Winter Afternoons in the V & A, pre WWII

Denise Levertov

“…My shoes made no sound, I found
Everything for myself,
Everything in profusion…

Here was history
As I desired it: magical, specific,
Jumbled, unstinting,
A world for the mind to sift
In its hourglass—now, while I was twelve
Or forever.”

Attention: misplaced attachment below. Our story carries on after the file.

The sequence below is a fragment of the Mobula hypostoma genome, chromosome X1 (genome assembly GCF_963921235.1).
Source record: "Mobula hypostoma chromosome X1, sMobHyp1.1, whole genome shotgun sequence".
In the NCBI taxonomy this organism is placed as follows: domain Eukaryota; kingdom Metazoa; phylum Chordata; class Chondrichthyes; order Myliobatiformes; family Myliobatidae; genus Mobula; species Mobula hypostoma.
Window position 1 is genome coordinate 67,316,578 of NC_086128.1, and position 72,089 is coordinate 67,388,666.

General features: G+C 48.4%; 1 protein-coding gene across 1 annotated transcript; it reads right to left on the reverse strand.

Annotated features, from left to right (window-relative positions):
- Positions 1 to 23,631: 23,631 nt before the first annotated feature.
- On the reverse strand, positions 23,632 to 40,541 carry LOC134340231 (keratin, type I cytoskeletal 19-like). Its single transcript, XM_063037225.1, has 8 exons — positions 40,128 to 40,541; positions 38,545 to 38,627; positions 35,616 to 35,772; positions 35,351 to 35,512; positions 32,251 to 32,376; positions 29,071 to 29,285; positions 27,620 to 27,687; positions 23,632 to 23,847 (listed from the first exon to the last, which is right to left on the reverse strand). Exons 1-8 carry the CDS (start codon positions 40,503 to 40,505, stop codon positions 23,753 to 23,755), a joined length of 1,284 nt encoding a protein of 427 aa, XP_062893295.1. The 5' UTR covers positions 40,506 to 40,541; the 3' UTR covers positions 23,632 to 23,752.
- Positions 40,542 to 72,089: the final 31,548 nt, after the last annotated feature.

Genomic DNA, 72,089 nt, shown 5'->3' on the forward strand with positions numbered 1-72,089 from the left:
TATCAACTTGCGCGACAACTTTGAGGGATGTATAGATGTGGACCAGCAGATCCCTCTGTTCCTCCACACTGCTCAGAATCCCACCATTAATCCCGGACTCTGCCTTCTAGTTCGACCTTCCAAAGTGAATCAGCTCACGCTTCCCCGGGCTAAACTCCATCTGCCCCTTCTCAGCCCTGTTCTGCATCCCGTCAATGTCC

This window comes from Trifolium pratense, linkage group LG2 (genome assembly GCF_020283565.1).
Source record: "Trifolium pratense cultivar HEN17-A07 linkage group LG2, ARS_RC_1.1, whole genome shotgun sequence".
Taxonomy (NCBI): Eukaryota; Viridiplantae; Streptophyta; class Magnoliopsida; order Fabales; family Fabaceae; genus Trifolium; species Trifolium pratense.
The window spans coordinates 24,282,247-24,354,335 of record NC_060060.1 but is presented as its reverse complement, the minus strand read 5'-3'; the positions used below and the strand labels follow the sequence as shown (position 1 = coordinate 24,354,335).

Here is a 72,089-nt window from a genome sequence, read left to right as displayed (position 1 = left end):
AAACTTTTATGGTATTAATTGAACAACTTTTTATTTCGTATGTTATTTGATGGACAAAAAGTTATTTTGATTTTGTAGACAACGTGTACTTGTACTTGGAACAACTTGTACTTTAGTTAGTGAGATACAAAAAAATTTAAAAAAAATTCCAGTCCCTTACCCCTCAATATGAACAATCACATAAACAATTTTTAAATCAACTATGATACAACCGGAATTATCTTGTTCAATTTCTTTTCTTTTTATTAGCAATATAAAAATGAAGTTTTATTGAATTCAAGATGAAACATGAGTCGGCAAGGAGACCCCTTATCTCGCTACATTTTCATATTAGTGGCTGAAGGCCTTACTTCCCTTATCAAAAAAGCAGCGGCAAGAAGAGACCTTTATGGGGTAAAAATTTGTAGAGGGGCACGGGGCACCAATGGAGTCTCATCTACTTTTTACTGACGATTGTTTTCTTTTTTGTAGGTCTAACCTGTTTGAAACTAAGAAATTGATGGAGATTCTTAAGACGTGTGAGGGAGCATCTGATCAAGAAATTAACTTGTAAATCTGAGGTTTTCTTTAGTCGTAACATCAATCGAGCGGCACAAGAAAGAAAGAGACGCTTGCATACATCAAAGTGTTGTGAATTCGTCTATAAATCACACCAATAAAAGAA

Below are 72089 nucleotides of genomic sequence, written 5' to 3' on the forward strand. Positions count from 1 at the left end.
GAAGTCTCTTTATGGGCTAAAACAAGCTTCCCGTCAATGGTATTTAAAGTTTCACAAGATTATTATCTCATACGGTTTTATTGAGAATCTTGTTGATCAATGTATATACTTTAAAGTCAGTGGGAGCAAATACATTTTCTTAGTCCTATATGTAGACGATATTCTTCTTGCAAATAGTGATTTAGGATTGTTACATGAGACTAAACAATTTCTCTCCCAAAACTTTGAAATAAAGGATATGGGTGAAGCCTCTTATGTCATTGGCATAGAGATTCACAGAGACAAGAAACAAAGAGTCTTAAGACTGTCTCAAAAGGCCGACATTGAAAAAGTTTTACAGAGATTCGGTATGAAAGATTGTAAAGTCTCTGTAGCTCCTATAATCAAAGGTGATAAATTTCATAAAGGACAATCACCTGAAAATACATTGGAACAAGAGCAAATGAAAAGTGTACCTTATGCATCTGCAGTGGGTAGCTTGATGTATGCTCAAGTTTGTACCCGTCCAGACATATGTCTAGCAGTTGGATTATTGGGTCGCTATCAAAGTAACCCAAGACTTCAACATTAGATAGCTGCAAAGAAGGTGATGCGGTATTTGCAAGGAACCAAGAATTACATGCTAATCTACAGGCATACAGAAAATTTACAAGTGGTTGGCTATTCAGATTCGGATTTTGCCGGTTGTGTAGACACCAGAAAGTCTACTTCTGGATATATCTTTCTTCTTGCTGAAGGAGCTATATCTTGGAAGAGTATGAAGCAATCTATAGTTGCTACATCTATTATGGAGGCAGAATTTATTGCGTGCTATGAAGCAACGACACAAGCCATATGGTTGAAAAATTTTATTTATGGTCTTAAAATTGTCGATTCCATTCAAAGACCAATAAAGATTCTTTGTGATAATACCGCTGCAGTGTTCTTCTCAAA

The poet, Denise Levertov, was a frequent visitor to the Victoria & Albert museum throughout her life, always discovering the tangible and sensual connection to history through that Museum’s objects of desire. Sometimes in our haste to order, rationalize, and make cohesive thematic statements in our exhibitions, we may lose some of that magical profusion and jumble of things for the mind to quietly sift through for itself. We may forget the personal power born of self-selection, subjective context, imagination and direct encounters with wildly juxtaposed things. That may be the true poetry of museums, the unexpected connections, personal moments and memories that urge us back to recapture something experienced at twelve and maybe all over again at sixty three. That is what has drawn me back to Rembrandt’s self- portrait in the National Gallery of Art in Washington. He is fifty three in that painting and looking into the mirror. I wondered as a teenager what he was wondering about in that gaze; what questions were troubling him so. I now know as we stare into each other’s eyes. That Rembrandt has been my own personal hour glass through the years and I visit him like an old friend needing reassurance. No label could express that relationship or the time we have passed together.